The Cooper Union speech is credited with introducing Lincoln to east coast Republicans, who ultimately played a pivotal role in his successful Presidential bid later that year. Obviously, Lincoln’s research in the State Library the previous fall served him well in this episode. It would not be the only time Lincoln would use the library to prepare for a famous speech. On Nov. 13, 1860, a mere week after his election as President, Lincoln borrowed his second book of record from the library, Edwin Williams’ Statesman’s Manual, to use as research for his First Inaugural Address. Once more Lincoln did not sign for the book, asking Hatch, his close friend, to co-sign the library ledger instead. The First Inaugural also became one of Lincoln’s hallmark orations and is another link with the State Library.63

Like his father, Lincoln’s eldest son, Robert Todd Lincoln, also used the room on many occasions. As a preparatory student at Illinois State University in Springfield (now defunct and a different entity from the current Illinois State University in Normal), Robert often checked out books under the names of Nicolay and Hatch, his father’s close friends. He withdrew a total of 29 books in 1858 and 1859. Like the rest of the general public, Robert had free use of the library, but borrowing privileges still belonged only to the lawmakers and judges. Among the works of fiction Robert borrowed were Frankenstein and The Hunchback of Notre Dame, as well as books by Charles Dickens, Sir Walter Scott and Washington Irving. His selections provide us with another glimpse into the reading tastes of educated Illinoisans in the period.64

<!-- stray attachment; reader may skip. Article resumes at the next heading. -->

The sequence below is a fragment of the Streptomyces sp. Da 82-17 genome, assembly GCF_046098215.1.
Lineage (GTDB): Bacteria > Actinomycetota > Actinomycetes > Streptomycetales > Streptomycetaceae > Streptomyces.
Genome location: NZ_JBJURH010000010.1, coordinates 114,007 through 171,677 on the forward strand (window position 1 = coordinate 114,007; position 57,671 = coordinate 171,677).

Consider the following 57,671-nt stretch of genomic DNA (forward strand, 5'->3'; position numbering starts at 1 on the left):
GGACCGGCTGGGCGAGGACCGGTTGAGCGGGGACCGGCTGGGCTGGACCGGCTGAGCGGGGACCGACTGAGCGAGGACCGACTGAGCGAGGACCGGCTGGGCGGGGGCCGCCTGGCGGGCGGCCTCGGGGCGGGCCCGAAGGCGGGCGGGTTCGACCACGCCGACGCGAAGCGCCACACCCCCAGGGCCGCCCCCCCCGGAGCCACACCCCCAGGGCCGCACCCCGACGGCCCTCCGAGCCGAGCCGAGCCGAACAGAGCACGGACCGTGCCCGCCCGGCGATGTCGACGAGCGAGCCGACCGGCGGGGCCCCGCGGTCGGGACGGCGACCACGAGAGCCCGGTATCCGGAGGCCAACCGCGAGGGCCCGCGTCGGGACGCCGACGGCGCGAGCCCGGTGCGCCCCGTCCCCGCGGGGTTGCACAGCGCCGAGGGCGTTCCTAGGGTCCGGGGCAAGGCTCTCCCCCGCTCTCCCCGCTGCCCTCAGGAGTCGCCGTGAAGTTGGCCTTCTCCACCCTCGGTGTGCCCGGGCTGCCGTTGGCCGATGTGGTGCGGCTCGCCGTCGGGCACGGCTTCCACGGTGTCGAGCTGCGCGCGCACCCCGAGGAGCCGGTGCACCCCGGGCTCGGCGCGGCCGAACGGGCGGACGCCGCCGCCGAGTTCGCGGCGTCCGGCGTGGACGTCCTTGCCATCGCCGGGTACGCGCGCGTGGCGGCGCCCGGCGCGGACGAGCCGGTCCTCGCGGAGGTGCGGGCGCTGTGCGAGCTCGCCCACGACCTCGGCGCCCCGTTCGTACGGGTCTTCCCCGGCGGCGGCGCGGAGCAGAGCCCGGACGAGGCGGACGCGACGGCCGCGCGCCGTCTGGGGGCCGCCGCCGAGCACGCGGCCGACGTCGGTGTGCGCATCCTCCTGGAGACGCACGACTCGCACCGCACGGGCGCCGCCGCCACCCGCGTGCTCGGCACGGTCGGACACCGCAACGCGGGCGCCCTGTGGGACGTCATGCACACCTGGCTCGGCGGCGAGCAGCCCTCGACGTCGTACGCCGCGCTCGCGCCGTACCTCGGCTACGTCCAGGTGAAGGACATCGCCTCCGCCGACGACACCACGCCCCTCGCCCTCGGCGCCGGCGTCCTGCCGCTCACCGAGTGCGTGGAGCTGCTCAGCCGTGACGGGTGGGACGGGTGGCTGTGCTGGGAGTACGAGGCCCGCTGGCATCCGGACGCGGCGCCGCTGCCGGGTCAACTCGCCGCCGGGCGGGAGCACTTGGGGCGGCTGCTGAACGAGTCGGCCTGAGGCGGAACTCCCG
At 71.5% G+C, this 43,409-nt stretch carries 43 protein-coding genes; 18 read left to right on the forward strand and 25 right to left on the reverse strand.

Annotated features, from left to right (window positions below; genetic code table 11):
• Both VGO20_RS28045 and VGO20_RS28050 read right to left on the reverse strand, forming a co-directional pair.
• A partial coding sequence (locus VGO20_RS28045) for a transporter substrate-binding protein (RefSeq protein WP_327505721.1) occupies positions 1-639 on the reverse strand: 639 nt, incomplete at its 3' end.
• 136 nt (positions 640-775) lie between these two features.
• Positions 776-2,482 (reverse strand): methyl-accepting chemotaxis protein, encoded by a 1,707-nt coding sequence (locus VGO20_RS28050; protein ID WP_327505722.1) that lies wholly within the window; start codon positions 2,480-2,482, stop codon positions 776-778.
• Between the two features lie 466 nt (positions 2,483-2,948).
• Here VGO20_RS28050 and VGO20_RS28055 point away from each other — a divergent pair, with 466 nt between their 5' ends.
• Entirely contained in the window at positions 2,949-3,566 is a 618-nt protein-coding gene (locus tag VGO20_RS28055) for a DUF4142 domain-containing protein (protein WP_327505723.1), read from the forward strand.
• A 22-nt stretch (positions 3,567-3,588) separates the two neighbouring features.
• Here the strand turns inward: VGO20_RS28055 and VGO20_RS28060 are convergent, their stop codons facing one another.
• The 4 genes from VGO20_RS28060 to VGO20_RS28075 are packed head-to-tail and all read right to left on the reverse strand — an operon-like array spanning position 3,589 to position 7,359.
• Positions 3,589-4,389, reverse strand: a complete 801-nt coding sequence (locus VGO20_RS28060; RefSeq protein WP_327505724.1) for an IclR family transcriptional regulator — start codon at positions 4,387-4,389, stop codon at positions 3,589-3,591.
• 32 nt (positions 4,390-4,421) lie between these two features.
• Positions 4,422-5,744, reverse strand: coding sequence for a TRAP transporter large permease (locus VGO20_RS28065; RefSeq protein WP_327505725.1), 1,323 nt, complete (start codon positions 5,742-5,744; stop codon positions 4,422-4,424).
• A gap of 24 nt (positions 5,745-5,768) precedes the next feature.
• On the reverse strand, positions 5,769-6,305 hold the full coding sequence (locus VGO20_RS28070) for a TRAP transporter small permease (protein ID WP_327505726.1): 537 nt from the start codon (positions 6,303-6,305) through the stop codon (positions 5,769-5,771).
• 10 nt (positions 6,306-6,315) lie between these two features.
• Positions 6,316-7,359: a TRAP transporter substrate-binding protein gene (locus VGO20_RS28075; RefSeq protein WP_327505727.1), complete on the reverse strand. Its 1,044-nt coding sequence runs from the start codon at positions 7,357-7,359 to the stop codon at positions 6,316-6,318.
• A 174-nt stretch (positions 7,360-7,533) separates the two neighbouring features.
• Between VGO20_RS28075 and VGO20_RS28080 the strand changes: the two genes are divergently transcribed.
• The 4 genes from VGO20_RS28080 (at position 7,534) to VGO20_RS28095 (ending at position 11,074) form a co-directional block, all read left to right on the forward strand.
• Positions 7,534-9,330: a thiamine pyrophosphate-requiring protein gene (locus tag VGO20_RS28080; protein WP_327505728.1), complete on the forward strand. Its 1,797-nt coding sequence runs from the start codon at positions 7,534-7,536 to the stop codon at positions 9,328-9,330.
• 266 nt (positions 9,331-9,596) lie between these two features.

The library also served as a studio when Lincoln used the room to sit for artists’ renditions, especially after his nomination as the Republican candidate for President on May 18, 1860. On August 16 of that year, the library became the site of the first sitting for a portrait in miniature on ivory by Pennsylvania artist John Henry Brown. The portrait, like many of the others that consumed the busy nominee’s time, was to be used as the basis for a campaign print. Brown’s benefactor ordered the artist to make Lincoln “good looking whether the original would justify it or not.” Lincoln himself was quite pleased with the end result, terming the likeness “an excellent one.”65

A bust of Lincoln was originally intended to adorn the library after his election to the Presidency. During the winter of 1860-61, artist T.D. Jones of Cincinnati sculpted Lincoln during Jones’ extended stay in Springfield. Leading citizens of the capital city requested State Treasurer William Butler to acquire a copy of the bust in marble for display in the Illinois State Library. Butler, himself a Sangamon County Republican, chose not to honor the request, wondering if “Mr. Lincoln should disgrace himself; what would we do with his bust?” No order for the bust was placed at the time, and only around 50 copies of Jones’ work were ever sold.66

When a century later, beginning on Feb. 7, 1966, the Old State Capitol was dismantled stone-by-stone before being rebuilt and restored, the bust found a home there. The building re-opened to the public on Nov. 15, 1969. During the reconstruction, Secretary of State Paul Powell became interested in the story of the bust and arranged to obtain one for the library as originally intended in 1861. The bust has since been moved to another location within the Capitol.67

Following Lincoln’s assassination on April 15, 1865, the State Library also became a site for meetings on how to properly honor the fallen President. Just six days after his death, a committee met in the library to discuss the selection of potential burial sites for the President. The newly formed Lincoln Monument Association, charged with constructing a suitable tomb for Lincoln, often held its meetings in the library.68